June 17, 2007: Recipe for Florence
September 23, 2012: Corbusier Nouveau 3: Really Narrow Streets With High-Rises
August 26, 2012: Corbusier Nouveau 2: More Place and Less Non-Place
August 19, 2012: Corbusier Nouveau
That’s a long enough intro, so now sit back and enjoy your walking tour of some Traditional City environments.
This tour is of Tsumago village, in the Kiso valley of Japan. This sort of thing is common throughout Asia, with cultural differences of course.
I decided to begin here with a historical example. However, throughout all of these examples to follow, we have a certain pattern. That is: what I have been calling a “Narrow Street for People.” This is a street typically 12-20 feet wide, that is one flat surface from one side to the other, without segregation into a central roadway for wheeled vehicles and sidewalks. In effect, the whole street becomes a “sidewalk.” Motor vehicles are usually not prohibited, and the shops and so forth get deliveries, trash pickup and so forth from trucks. But, the environment is dominated by people, typically walking right in the middle of the street. They often get along just fine with motor vehicles, which must travel very slowly.
The second element is that, whether the buildings are actually attached or detached, they typically have little to no front or side setbacks. They don’t need this, because there is little to no motor traffic that they need to create a “buffer” from. However, the buildings often have rear and side yards, courtyards, and other forms of private outdoor space.
I think you will find that, whether we are looking at a historical or contemporary example, and whether in Europe, Asia, or parts of Latin America, these basic ingredients are always present.
I don’t suggest that all streets be in this format. Typically, you would have an “Arterial” street nearby, with a wide central roadway for vehicle traffic. So, there is typically no place that is more than a quarter-mile or so from an Arterial. Thus, the difficulty of driving on the Narrow Streets for People is not much of an issue, because you would only have to drive there for a quater mile or less. However, in practice, only about 20% of the streets (by length) would be Arterial or larger (“Grand Boulevard”), so 80% or so of the streets would be these Narrow Streets for People.
Notice how, even if you have never been to Japan or maybe anywhere in Asia, you are immediately comfortable and familiar with this basic urban format.
This tour of the Daikanyama district of Tokyo gives you an idea of how Traditional City design can be incorporated in a contemporary fashion not only in an antique village, but a giant metropolis. Try to find a place like this in any 19th Century Hypertrophic city in the United States. As you can see in the video, there are also large Arterials nearby, of course filled with auto traffic. However, then you take a right turn and you are back in a place that is essentially carfree. Daikanyama is only a short walk from Shibuya Station, one of central Tokyo’s major commercial areas. This is not a “suburb” or “out in the country.”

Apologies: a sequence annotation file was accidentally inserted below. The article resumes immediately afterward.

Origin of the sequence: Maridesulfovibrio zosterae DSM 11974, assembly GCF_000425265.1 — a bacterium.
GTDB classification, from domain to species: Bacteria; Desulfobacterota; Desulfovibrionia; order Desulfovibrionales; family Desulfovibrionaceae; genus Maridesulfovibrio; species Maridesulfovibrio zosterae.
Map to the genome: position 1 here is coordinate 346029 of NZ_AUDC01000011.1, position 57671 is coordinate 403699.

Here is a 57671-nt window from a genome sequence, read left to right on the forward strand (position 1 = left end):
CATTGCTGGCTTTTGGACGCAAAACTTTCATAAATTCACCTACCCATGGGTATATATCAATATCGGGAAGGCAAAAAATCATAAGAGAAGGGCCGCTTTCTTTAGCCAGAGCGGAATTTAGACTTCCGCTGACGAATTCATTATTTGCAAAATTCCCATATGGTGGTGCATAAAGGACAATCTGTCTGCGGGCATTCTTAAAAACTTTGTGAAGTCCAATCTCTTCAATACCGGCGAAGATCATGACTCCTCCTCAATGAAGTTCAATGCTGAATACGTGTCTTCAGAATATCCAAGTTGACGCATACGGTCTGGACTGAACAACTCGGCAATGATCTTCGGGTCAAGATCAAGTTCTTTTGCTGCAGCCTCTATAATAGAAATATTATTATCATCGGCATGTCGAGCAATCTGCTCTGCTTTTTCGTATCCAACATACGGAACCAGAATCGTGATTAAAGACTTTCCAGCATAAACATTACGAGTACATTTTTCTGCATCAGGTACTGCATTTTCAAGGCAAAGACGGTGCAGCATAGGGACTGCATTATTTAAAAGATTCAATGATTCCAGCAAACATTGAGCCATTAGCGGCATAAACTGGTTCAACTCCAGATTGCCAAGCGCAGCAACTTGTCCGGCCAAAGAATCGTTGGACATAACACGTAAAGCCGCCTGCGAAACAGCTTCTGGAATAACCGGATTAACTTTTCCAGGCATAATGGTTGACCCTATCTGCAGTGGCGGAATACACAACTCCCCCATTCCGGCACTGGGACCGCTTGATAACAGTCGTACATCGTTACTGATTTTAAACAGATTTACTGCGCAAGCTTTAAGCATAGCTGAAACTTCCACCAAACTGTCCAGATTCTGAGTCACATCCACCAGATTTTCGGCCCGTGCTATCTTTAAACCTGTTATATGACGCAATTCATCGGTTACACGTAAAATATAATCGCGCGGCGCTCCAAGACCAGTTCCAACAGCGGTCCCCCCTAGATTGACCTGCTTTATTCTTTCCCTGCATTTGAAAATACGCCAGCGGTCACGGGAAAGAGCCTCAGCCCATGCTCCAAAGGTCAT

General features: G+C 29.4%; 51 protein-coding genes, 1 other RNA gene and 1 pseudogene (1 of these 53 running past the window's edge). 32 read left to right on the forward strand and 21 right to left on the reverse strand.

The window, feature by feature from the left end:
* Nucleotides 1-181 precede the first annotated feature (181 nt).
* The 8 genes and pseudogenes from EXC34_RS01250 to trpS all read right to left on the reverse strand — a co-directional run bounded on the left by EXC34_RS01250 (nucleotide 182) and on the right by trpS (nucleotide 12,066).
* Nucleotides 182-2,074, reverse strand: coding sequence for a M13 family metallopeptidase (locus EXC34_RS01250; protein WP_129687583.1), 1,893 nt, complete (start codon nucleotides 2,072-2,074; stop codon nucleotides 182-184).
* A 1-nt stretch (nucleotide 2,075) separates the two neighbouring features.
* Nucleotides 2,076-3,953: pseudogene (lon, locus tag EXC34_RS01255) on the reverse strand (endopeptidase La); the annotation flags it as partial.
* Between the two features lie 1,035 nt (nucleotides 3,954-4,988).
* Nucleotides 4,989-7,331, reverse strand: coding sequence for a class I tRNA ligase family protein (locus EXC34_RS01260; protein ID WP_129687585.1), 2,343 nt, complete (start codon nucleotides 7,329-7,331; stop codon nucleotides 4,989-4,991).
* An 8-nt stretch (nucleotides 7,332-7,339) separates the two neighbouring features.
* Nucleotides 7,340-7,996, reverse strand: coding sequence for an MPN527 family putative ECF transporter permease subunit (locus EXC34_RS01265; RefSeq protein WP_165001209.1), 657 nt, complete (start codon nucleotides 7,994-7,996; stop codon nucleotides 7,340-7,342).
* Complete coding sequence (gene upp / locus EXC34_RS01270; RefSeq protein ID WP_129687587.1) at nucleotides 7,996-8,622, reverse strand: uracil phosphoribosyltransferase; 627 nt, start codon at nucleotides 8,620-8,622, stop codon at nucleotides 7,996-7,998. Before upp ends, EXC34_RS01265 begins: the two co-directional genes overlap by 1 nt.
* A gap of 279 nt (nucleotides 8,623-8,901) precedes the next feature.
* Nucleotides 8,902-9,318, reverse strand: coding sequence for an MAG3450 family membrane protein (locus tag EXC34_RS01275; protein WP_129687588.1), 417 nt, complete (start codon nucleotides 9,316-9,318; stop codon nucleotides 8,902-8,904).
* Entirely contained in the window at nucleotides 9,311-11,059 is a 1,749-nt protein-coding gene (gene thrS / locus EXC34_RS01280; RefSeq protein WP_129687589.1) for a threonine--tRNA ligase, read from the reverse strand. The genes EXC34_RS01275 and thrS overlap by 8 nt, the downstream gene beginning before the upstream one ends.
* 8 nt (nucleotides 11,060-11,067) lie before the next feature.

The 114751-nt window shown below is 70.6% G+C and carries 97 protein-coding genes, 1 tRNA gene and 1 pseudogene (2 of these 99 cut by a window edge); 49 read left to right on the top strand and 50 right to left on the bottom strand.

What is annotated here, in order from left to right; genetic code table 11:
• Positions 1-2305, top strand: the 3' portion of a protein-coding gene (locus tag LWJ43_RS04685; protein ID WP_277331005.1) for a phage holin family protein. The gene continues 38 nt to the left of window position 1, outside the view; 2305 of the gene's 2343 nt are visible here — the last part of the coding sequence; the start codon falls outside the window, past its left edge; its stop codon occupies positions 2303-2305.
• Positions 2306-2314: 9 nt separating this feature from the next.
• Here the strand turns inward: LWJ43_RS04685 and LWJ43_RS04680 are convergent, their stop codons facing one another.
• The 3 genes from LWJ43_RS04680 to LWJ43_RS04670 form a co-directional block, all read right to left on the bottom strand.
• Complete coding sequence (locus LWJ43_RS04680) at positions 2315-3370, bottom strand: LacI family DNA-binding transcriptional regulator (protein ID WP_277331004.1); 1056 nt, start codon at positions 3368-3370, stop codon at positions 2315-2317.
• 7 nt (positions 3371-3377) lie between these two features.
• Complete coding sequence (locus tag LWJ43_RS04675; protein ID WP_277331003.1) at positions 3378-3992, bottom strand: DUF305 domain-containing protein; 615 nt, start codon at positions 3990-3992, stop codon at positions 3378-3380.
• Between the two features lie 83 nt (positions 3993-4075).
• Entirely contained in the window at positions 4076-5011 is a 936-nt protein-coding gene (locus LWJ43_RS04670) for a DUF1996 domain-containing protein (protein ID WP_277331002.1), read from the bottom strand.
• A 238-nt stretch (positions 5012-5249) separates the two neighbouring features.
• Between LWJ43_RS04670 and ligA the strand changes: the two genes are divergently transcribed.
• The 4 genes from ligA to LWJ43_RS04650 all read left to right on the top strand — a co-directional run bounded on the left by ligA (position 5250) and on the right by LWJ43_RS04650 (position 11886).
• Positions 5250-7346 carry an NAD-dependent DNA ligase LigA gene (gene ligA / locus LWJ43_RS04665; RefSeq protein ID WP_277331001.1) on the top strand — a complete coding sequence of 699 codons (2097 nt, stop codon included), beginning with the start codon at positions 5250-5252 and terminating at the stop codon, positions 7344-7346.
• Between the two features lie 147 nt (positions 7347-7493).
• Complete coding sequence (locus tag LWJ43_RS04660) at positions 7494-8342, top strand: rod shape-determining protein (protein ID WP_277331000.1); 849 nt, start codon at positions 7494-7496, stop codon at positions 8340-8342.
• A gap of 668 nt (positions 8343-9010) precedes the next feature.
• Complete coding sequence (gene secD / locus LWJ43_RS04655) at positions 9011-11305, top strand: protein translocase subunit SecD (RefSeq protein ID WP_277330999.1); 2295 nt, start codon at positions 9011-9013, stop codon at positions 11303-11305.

This is an extraordinary neighborhood just outside of Shinjuku Station in Tokyo, the busiest train station in the world. Yes, these are outdoor “streets,” possibly covered.
This walking tour of Dubrovnik, Croatia shows one of the hundreds of awesome Traditional City places in Europe.
This walk around Mykonos, Greece, is another example of a great Traditional City environment that is beloved by travelers. Notice that it is not that much different than the rural historic village of Tsumago, and not that much different than Daikanyama, in central Tokyo. The Traditional City form is similar everywhere.
Can you build a place like this in, for example, San Diego? Of course you can. It is just a combination of Narrow Streets for People and buildings side-by-side with no setbacks. Use whatever architectural style appeals to you. Imagine how much more popular (and profitable) that would be, as a travel destination, than just about every other warm/beachy destination in the entire United States.
Notice how you are immediately familiar and comfortable with an environment like this, even though there might not be one single place like this in a 500-mile radius from where you live.
This is a walking tour of Lyon, France.
Here’s another contemporary example. Beijing, China.
Get it? It’s so simple.